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It's no secret in a COVID and eventual post-COVID world that in-person live events will never be the same. Even when people are comfortable enough to get together in large groups face-to-face, many companies and small business owners will have realized through 2020 that many in-person networking events were just complete wastes of time and unnecessary.

As positive of a person as I am, I just don't believe that companies will jump right back into sponsoring in-person events and sending groups of employees to other cities / locations for long periods of time like they did pre-COVID.

In much the same way that remote working has stopped being cliche, virtual meetings and events are now the norm. They're more efficient, cost effective, and productive, period.

If your blood is boiling right now, it's because you think I don't realize that people "miss the in-person networking time" at large events. Well, no, I'm not that naive. I realize that people miss it, but I'm here to tell you that companies that had budgets to send people to large events, pay for hotels and happy hours and expensive dinners simply won't do it as often anymore, regardless of how much their people "miss it."

Now, where do we go next with events?

Well, what I learned from the Nashville Voice Conference in July 2019 in a pre-COVID world, is that live events were (and I emphasize WERE), the best business development strategy of all time. As you can see from NashvilleVoiceConference.com, Data Driven Design was able to solidify relationships with some amazing business people from across the world, as well as create pillar content for months, and do good in the community all at the same time.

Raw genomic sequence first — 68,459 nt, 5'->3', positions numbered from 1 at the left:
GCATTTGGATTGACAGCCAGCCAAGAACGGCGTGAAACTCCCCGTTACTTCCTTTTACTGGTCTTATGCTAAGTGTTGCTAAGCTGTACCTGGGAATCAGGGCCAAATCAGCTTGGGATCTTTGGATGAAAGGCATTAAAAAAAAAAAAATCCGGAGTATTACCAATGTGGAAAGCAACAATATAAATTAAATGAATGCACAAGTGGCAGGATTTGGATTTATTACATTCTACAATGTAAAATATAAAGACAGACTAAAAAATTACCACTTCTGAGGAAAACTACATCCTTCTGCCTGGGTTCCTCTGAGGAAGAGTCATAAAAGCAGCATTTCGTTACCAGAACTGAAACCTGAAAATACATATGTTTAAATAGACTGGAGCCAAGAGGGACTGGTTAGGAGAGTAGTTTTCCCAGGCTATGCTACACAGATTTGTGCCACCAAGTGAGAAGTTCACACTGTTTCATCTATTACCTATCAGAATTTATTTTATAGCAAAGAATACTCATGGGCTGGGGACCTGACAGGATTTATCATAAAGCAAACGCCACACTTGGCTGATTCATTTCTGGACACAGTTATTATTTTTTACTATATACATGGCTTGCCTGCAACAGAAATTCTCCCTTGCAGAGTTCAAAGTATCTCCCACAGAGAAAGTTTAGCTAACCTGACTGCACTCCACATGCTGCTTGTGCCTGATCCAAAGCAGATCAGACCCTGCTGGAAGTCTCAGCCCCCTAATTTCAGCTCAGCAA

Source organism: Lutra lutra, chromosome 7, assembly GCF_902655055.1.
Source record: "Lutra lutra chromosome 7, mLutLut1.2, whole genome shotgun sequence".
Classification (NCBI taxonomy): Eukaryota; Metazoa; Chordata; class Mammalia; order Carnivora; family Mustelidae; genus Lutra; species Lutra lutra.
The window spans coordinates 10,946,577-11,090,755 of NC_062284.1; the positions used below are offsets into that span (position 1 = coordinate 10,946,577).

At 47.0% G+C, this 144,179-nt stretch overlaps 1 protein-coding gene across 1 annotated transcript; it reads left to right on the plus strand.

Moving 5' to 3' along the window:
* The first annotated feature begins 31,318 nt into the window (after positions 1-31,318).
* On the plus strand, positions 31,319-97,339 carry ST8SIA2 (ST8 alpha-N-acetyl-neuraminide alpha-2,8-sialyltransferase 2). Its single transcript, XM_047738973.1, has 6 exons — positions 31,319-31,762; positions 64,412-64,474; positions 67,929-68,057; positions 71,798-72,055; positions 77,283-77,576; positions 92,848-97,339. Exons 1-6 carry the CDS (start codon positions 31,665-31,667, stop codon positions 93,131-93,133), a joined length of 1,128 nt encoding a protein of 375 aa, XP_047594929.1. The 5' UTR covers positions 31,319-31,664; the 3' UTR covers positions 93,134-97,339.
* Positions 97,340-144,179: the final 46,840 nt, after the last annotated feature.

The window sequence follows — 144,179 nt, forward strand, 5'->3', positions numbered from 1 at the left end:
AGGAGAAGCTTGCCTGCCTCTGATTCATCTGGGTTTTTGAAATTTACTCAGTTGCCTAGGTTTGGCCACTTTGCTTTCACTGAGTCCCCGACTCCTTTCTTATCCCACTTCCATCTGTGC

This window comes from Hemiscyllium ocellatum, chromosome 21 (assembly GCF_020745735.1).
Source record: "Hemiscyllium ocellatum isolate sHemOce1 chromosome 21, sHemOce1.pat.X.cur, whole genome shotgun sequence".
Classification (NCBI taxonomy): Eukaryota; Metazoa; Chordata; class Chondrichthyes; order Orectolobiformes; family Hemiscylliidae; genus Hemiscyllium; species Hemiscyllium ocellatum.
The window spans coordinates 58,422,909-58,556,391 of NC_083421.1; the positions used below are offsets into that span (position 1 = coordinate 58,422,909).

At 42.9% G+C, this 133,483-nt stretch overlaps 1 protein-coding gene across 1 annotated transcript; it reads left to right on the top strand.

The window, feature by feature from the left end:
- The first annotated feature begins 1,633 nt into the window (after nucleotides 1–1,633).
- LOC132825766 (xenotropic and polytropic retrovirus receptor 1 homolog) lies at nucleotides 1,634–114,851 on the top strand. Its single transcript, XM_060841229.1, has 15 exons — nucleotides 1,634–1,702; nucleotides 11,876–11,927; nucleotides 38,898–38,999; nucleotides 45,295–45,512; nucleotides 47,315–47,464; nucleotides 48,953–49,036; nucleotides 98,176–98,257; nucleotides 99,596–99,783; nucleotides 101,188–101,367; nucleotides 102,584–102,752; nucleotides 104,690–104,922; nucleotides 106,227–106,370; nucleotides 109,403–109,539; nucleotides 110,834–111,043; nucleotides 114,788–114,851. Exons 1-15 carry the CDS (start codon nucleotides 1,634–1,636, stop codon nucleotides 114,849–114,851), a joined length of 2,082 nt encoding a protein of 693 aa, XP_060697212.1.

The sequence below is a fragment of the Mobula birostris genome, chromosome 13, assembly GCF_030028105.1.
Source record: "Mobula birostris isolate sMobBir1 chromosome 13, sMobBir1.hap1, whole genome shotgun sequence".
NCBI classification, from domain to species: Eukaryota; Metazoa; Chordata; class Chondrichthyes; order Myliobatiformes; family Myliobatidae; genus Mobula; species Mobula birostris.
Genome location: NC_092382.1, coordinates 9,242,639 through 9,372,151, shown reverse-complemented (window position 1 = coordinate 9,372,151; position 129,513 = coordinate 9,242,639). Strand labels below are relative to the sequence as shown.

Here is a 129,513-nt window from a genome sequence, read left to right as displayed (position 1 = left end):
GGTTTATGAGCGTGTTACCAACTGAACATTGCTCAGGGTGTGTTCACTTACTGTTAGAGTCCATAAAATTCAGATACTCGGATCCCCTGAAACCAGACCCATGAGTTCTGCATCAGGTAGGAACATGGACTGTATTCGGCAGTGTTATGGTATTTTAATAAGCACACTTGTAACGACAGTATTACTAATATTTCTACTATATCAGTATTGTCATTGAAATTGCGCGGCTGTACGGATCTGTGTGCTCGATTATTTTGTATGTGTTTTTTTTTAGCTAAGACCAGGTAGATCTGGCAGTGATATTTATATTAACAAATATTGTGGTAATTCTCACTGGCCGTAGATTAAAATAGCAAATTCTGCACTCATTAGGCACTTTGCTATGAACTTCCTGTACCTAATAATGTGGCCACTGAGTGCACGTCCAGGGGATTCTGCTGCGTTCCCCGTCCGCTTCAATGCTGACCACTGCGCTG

But just like everyone else, our sequel was different. While many had to cancel their 2020 versions, we simply went digital.

Visiting TheVoiceEvent.com gives you an idea of exactly what we did, but I'll also describe it here.

We essentially decided that we could deliver MORE great content and learning opportunities in a completely safe environment by going virtual. We used a mix of pre-recorded sessions and live sessions, with live chat to facilitate a six hour conference.

The only thing we couldn't replicate was the in-person networking component. We even had people commenting in the online chat at the beginning of the event that it was sorely missed.

In fact, the video accompanying this post is at the beginning of The Voice Event when my co-host QuHarrison Terry and I read the comment live and tried to figure out what to say. 🙂

The person went on to elaborate that "none of the virtual events they had attended in 2020 had been able to replicate it." When we asked the number of attendees that the virtual events they were referring to had, the answer was "in the thousands."

Well, of course. I personally attended one or two of them. There's no way to have multiple programming tracks and a great online networking experience in a 1-3 day virtual conference.

But here's the deal. TheVoiceEvent.com at any given time had around 50 people online. That's it. And at least 30 of them were on 100% of the day.

The response at the end of the day was to the contrary of the earlier comment. "The Voice Event has succeeded at connecting the attendees!"

The recipe was nothing special. Less is more. That's it. Literally LESS PEOPLE on a virtual event is BETTER!

So, what I learned from running The Voice Event in 2020 in a "COVID world" is that more frequent, but SMALLER virtual conferences definitely is a better play than trying to turn a HUGE (what was meant to be in-person conference) into a HUGE virtual event. Square peg, round hole.

Adjust your expectations on both sides. Event managers need to think "less is more" and employees need to expect to attend virtual events and not get too excited to "get things back to normal."

This is the new normal. Remote.

Paul Hickey, Founder / CEO / Lead Strategist at Data Driven Design, LLC and founder of The Voice Event, and The Voice Designer, has created and grown businesses via digital strategy and internet marketing for more than 15 years. His sweet spot is using analytics to design and build websites and grow the audience and revenue of businesses via SEO/Blogging, Google Adwords, Bing Ads, Facebook and Instagram Ads, Social Media Content Marketing, Email Marketing and most recently, Voice App Design and Development – Alexa Skills and Google Actions. The part that he’s most passionate about is quantifying next marketing actions based on real data.

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